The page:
Donald Trump signs the HK Human Rights and Democracy Act. As well as annoying all the right people (‘a slander of China to a level close to madness’), it could in theory lead to sanctions against officials involved in rights abuses here. Probably won’t. But penalties potentially include freezing of assets in the US. Mmmmmm! These people are drawing up a list of names. Suggestions welcome (provide serious evidence).
Meanwhile, leftists are struggling to get their heads round US support for the Hong Kong protest movement. (It’s all so icky bourgeois-liberal. Also, they can’t bear to be on the same side as Ted Cruz, Marco Rubio, et al. This is a milder and localized version of the tankies who venerate the Chinese, Cuban, Venezuelan regimes out of blind hatred for the evil West.)
Predicted but perhaps arriving sooner than we thought: the Hong Kong government is pondering loyalty tests for civil servants. Teachers should expect similar treatment some time. A politically impartial civil service is of course incompatible with Beijing’s Leninist principles. One result will be to stir up resentment among the bureaucrats.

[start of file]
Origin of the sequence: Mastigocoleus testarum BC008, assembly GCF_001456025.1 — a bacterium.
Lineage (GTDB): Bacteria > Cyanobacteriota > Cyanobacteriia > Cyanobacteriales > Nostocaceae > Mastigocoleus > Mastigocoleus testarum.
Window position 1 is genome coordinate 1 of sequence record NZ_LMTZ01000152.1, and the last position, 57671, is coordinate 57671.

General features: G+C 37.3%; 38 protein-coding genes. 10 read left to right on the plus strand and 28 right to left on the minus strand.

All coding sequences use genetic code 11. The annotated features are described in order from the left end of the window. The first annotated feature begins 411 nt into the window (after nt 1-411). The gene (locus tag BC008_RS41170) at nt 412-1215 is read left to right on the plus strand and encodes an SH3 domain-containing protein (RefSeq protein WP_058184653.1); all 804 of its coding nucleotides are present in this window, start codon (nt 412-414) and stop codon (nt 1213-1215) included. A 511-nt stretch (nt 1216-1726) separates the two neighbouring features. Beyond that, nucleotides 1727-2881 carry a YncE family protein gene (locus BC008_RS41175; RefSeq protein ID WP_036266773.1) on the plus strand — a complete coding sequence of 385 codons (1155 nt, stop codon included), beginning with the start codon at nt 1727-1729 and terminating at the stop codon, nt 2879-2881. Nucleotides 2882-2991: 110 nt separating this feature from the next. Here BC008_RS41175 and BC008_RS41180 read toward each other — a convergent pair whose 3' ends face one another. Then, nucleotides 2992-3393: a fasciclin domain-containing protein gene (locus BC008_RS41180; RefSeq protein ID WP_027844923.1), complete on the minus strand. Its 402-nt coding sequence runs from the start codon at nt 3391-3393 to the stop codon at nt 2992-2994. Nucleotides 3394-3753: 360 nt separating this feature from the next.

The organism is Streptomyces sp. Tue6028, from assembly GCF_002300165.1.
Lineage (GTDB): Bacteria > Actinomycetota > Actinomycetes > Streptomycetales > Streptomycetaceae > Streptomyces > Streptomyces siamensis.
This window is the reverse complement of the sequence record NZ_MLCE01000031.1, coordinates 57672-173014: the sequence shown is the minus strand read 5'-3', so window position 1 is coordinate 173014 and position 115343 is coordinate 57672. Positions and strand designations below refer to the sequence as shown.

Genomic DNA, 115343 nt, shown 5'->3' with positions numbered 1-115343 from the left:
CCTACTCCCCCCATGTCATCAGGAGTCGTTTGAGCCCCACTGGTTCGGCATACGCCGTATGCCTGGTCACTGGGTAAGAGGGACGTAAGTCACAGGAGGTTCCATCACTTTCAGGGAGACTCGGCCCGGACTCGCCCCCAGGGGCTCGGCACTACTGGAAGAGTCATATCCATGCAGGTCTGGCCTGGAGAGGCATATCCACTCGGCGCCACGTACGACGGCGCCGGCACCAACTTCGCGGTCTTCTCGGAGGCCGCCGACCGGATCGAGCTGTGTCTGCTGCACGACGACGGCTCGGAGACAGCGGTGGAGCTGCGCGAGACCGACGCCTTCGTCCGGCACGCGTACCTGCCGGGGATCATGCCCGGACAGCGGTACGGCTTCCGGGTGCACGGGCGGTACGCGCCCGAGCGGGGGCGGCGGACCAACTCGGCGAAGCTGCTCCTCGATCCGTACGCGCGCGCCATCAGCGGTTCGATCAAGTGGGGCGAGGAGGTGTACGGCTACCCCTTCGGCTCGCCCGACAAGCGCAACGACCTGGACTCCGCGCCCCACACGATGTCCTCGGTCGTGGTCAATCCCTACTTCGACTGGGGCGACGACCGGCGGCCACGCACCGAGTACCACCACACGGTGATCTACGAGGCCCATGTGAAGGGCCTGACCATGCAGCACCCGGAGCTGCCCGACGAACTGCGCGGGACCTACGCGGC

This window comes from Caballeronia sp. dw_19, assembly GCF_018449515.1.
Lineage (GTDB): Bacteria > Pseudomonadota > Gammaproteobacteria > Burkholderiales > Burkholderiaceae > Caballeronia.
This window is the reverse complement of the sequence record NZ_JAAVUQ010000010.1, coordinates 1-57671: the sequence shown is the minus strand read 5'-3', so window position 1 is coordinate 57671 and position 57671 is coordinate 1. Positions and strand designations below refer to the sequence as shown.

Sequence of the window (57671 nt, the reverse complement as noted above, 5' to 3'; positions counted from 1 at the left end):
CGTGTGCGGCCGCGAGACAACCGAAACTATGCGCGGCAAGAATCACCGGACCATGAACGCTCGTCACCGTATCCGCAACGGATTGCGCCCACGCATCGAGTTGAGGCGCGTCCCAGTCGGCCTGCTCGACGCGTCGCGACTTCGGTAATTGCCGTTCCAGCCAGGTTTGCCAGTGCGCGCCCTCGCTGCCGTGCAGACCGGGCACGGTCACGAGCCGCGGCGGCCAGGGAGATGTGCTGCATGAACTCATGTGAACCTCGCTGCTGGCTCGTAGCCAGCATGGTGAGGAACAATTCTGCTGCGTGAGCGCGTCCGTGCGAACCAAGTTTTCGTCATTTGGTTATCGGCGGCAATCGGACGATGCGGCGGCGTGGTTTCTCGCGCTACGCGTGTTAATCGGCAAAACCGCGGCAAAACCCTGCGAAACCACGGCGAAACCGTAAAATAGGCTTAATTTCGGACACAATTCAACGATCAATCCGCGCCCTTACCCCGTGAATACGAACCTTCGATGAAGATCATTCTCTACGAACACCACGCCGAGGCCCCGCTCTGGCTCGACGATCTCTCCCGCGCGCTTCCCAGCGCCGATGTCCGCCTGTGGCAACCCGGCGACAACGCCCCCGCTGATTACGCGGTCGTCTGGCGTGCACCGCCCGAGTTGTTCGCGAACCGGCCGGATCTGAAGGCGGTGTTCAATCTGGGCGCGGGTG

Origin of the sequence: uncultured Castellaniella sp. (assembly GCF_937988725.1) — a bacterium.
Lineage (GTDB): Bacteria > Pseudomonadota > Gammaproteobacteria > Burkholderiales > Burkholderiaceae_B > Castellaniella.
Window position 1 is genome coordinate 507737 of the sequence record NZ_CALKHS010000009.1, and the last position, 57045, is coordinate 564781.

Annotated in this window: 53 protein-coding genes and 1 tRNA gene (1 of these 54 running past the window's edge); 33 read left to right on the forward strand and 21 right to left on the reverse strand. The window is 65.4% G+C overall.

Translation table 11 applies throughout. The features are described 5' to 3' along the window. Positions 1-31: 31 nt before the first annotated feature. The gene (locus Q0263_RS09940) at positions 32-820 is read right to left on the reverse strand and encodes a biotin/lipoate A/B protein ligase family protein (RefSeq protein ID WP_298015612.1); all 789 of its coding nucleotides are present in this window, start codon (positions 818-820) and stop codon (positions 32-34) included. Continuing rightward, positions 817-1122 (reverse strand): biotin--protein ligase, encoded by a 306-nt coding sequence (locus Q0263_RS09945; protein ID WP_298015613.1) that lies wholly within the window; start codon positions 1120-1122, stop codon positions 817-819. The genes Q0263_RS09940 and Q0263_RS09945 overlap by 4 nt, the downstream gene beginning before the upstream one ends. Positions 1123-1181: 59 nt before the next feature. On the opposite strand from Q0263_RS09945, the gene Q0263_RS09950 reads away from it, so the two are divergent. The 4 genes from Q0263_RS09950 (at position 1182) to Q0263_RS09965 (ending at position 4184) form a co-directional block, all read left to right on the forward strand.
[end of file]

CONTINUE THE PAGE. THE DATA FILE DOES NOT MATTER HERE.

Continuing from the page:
The CCP is also coming for the Hong Kong business community. The tycoons felt sure they had shoe-shined enough. They were wrong. After making billions from local and Mainland opportunities, number-one plutocrat Li Ka-shing has for years been adroitly ‘reweighting’ his family’s extensive assets away from this part of the world (to Western democracies). He has also failed to sufficiently demonize the protest movement/praise the administration – thus incurring the Wrath of the Panda. Reuters has managed to squeeze a few quotes out of him. The comments are on the enigmatic side, but the guy so rarely does any sort of interview that it counts as an exciting exclusive scoop. (Some interesting reminiscing about the time a young regional official called Xi Jinping groveled to Li for investment.)
A couple of worthwhile topical links…
A Hong Kong Free Press explainer on what the new-look District Councils can do with their pan-dem majorities. (No, I shouldn’t have called the newcomers ‘inexperienced’. As well as experience and skills, they will bring the creativity and idealism of the last six months with them – the contrast with their DAB predecessors could be vivid.)
And a Comparativist article on Hong Kong’s recent paranoia-driven conspiracy theories and the in-depth video and other analysis volunteers perform to get to the truth. (As Superman tells Reuters: “In the world of social media, some people are hard at work in sowing toxic doubts and disinformation to undermine trust.”)